Not many people enjoy reading data, but if you think about how it can affect your association’s online learning for the better, you might relish it. A major lesson I learned from a conference session at this year’s ASAE Annual Meeting was the idea that data should be connected, not just collected. That really stuck with me and led me to dig deeper into how connecting eLearning data from members to the product and membership services can benefit your association.
1) Big Data
It’s a buzz word that people love to throw around but rarely understand. Ready to find out what it really means? Simply stated, big data is used to describe data that is too complex to store and analyze. With the growth of technology, many online learning platforms are now able to analyze big data. With advanced reporting and tracking now available, we can gather more information than ever about how learners receive and respond to course offerings. Some data our partners often find interesting are how long learners spend in a course, which courses showed the greatest learning gains, how active the members are in the online portal, and which discussions are most popular. The administrator of your association’s online learning system is probably familiar with how to run these types of reports, but they may not yet know how to connect the data to “measures that matter.” If analyzed properly, reports from your association LMS can tell you more than who completed which course, such as the time of day members learn best or which courses are generally purchased together and might benefit from being bundled.
2) Data Trends
Data trends are easy to find if you don’t know what you’re looking for, meaning you should never be looking for a trend when you collect the data; make those connections after you have all of the information. According to CIO.com, “The new cornucopia of public and private data is providing a new opportunity to mash up multiple big data sets to gain new insights beyond what a single big data set allows. ‘The highest value of big data is coming from combining big data sets together,’ says Ron Bodkin, CEO and founder of Think Big.” Reports from your association LMS can provide data trends that convey what is and isn’t working for members. Is there a correlation between how much time your members spend in a course and how well they score on an assessment or rate the course? If we take the time to analyze and seek out trends in our data, sometimes the most valuable information is right in front of us, we’re just not seeing it.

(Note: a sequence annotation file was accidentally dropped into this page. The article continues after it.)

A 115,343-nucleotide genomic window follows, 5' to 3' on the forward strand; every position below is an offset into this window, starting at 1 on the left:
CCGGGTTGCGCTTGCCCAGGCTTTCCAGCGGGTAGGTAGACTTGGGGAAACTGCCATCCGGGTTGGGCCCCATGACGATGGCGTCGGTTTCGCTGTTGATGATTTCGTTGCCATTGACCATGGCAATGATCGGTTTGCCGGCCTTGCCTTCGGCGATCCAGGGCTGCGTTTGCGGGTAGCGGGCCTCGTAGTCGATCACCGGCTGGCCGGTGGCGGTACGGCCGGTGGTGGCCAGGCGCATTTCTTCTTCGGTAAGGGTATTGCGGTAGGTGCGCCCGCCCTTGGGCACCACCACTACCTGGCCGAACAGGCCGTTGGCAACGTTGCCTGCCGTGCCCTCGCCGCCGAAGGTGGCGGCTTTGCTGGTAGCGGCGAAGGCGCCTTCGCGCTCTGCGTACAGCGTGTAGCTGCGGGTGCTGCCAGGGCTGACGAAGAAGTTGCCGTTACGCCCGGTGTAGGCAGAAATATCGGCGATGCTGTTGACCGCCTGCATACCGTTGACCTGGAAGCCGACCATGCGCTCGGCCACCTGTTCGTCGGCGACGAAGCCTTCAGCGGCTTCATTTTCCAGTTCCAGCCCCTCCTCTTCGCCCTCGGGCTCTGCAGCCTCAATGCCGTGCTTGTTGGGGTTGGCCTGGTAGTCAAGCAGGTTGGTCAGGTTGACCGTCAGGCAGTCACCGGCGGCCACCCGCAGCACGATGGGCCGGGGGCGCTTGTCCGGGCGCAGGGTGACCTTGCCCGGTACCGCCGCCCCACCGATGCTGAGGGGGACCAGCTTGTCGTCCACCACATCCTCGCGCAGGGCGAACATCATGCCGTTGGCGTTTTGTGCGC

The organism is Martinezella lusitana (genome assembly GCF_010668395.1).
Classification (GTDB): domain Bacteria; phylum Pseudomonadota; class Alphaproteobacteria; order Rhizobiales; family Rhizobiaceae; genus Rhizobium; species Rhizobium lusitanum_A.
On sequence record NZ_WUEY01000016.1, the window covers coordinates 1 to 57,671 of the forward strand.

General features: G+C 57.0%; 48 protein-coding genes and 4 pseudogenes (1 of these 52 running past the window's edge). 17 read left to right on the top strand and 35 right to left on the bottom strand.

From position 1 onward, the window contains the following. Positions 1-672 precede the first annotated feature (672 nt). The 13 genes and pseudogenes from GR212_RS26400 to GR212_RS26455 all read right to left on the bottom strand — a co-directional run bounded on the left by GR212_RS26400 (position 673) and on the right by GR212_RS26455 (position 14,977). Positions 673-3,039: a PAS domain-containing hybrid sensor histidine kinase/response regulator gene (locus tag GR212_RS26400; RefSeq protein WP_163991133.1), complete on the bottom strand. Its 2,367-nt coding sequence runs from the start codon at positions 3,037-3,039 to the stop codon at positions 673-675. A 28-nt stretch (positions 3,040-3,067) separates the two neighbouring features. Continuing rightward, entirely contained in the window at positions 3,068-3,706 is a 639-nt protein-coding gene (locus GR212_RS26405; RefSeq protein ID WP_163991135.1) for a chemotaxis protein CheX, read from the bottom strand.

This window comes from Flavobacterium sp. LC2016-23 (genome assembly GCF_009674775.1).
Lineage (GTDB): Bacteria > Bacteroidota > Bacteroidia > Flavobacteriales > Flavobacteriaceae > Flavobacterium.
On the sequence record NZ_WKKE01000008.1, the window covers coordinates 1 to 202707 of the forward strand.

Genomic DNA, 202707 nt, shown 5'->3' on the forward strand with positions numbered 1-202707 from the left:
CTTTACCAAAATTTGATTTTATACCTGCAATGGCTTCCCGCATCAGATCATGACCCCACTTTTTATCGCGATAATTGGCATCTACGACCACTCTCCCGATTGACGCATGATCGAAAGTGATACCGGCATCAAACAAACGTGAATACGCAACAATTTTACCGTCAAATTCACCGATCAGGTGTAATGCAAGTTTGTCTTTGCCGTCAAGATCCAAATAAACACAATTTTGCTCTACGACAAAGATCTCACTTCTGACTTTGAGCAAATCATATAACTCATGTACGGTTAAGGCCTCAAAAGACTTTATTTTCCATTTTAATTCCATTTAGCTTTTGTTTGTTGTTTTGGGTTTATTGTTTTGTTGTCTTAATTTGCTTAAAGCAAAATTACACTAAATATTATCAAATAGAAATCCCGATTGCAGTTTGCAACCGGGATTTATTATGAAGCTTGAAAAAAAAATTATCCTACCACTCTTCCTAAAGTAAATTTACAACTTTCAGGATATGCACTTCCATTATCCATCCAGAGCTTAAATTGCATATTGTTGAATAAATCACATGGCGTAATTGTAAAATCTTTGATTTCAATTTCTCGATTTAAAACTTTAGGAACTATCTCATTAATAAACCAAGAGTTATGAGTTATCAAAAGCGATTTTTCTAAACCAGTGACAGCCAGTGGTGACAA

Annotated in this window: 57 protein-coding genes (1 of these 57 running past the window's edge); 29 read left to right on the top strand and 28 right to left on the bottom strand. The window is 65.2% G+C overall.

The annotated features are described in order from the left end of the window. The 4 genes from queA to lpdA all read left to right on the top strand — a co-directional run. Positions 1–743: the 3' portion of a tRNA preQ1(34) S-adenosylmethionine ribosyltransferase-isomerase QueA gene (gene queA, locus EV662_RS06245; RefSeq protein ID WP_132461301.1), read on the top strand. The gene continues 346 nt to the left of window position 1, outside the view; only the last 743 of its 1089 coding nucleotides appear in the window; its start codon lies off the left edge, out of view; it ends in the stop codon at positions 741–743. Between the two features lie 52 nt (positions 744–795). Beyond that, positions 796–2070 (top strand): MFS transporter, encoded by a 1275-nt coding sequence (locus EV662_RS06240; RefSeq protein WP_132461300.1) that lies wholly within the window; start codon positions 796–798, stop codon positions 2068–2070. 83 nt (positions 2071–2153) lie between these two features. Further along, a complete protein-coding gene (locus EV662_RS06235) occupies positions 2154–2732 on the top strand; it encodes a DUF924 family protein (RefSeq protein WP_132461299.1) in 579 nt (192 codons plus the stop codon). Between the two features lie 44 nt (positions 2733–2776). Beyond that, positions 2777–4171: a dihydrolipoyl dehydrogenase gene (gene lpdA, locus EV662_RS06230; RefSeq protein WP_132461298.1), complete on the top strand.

3) Data Costs
Debbie King of DSK Solutions developed an exercise to determine indirect and opportunity costs associated with wasting time on activities that do not add value to an association. To begin, Debbie suggests association executives ask their staff to write down their daily activities on post-it-notes. Next, Debbie instructs participants to consider the following questions:
The idea is to evaluate all of the activities staffers carry out each day and decide which add value to the association and which are a waste of time and should be stopped.
By completing this exercise and utilizing Debbie’s tool, you can prioritize activities within your association and uncover the indirect and opportunity costs that may be inhibiting your association’s growth.
You could also apply this same exercise to your association’s education offerings. With the big data and data trends in hand, you could determine which courses offer the most value to your membership, which take the most time to produce and manage, and which ones you might want to offer more of.
While data driven decision making is not something new, the technology that pulls certain data is. Be sure you know what types of data are important to your association. With the technology to analyze and report certain data, the key is figuring out how to connect your member data to products and eServices. For more information on data management and the questions you should be asking, I suggest this blog post by Effective Data Management.
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A relative newbie to the eLearning scene, Sarah is no stranger to the association and non-profit world. Before joining the “dark side,” Sarah served as a marketing and communications specialist at various organizations including the American Lung Association and the Association of Corporate Contribution Professionals. Today, Sarah serves as Digitec’s Digital Marketing Coordinator or “SM Queen” for short. In her new role, Sarah enjoys blogging, tweeting and sharing membership engagement tips for association professionals. Sarah earned certificates in non-profit and volunteer management as well as a B.A. in media and communications from Rollins College in Winter Park, FL.
Spirit animal: Lion
Comfort object: Sunglasses
Personal vice: #longhashtags ;)
Useless talent: Can fall asleep in seconds
Unreasonable paranoia: Tsunamis
Wishes more people cared about: Recycling and the environment